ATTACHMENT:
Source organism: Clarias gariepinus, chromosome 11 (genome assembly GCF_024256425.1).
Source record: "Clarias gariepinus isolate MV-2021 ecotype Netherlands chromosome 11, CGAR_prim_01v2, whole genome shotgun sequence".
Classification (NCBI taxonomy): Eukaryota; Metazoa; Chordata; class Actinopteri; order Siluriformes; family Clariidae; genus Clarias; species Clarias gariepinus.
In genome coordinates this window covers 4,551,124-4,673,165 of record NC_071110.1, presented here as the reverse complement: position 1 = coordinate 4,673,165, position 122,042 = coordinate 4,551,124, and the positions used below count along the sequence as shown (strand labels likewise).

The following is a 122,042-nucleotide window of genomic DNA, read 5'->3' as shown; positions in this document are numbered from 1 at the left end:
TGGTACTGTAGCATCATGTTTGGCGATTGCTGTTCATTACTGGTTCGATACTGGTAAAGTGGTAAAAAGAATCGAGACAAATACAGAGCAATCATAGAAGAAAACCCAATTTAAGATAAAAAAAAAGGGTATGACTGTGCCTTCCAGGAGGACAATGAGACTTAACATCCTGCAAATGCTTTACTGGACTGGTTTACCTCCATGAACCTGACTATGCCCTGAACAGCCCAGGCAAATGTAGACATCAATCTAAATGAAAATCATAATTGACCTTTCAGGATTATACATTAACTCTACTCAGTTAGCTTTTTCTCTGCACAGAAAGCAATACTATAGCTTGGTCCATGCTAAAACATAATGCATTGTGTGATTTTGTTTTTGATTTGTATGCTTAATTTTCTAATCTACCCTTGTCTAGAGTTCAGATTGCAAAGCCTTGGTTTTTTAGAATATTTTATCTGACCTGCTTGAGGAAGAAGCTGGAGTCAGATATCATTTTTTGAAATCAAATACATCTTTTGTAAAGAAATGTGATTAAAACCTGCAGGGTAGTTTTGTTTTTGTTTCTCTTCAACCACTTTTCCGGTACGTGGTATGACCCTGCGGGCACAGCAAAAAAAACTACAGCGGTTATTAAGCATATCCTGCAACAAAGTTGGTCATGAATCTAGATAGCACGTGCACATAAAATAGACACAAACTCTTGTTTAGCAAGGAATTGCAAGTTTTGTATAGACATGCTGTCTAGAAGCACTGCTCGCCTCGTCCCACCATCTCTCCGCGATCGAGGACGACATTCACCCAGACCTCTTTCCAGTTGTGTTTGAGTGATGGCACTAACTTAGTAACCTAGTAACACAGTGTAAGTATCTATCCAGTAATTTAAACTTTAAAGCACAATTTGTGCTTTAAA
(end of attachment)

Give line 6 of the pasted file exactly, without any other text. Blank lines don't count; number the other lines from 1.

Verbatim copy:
TGGTACTGTAGCATCATGTTTGGCGATTGCTGTTCATTACTGGTTCGATACTGGTAAAGTGGTAAAAAGAATCGAGACAAATACAGAGCAATCATAGAAGAAAACCCAATTTAAGATAAAAAAAAAGGGTATGACTGTGCCTTCCAGGAGGACAATGAGACTTAACATCCTGCAAATGCTTTACTGGACTGGTTTACCTCCATGAACCTGACTATGCCCTGAACAGCCCAGGCAAATGTAGACATCAATCTAAATGAAAATCATAATTGACCTTTCAGGATTATACATTAACTCTACTCAGTTAGCTTTTTCTCTGCACAGAAAGCAATACTATAGCTTGGTCCATGCTAAAACATAATGCATTGTGTGATTTTGTTTTTGATTTGTATGCTTAATTTTCTAATCTACCCTTGTCTAGAGTTCAGATTGCAAAGCCTTGGTTTTTTAGAATATTTTATCTGACCTGCTTGAGGAAGAAGCTGGAGTCAGATATCATTTTTTGAAATCAAATACATCTTTTGTAAAGAAATGTGATTAAAACCTGCAGGGTAGTTTTGTTTTTGTTTCTCTTCAACCACTTTTCCGGTACGTGGTATGACCCTGCGGGCACAGCAAAAAAAACTACAGCGGTTATTAAGCATATCCTGCAACAAAGTTGGTCATGAATCTAGATAGCACGTGCACATAAAATAGACACAAACTCTTGTTTAGCAAGGAATTGCAAGTTTTGTATAGACATGCTGTCTAGAAGCACTGCTCGCCTCGTCCCACCATCTCTCCGCGATCGAGGACGACATTCACCCAGACCTCTTTCCAGTTGTGTTTGAGTGATGGCACTAACTTAGTAACCTAGTAACACAGTGTAAGTATCTATCCAGTAATTTAAACTTTAAAGCACAATTTGTGCTTTAAA